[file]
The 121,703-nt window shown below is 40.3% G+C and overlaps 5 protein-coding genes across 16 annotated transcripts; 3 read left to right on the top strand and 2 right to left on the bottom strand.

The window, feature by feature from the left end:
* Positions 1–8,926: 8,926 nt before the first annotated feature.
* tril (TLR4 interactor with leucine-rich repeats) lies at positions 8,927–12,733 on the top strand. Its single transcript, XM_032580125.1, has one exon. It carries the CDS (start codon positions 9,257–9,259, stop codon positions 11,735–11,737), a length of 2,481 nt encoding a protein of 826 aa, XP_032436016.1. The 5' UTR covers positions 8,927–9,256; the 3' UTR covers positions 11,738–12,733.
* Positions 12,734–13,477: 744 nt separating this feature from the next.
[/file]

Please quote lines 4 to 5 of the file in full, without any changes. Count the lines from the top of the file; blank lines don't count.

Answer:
* tril (TLR4 interactor with leucine-rich repeats) lies at positions 8,927–12,733 on the top strand. Its single transcript, XM_032580125.1, has one exon. It carries the CDS (start codon positions 9,257–9,259, stop codon positions 11,735–11,737), a length of 2,481 nt encoding a protein of 826 aa, XP_032436016.1. The 5' UTR covers positions 8,927–9,256; the 3' UTR covers positions 11,738–12,733.
* Positions 12,734–13,477: 744 nt separating this feature from the next.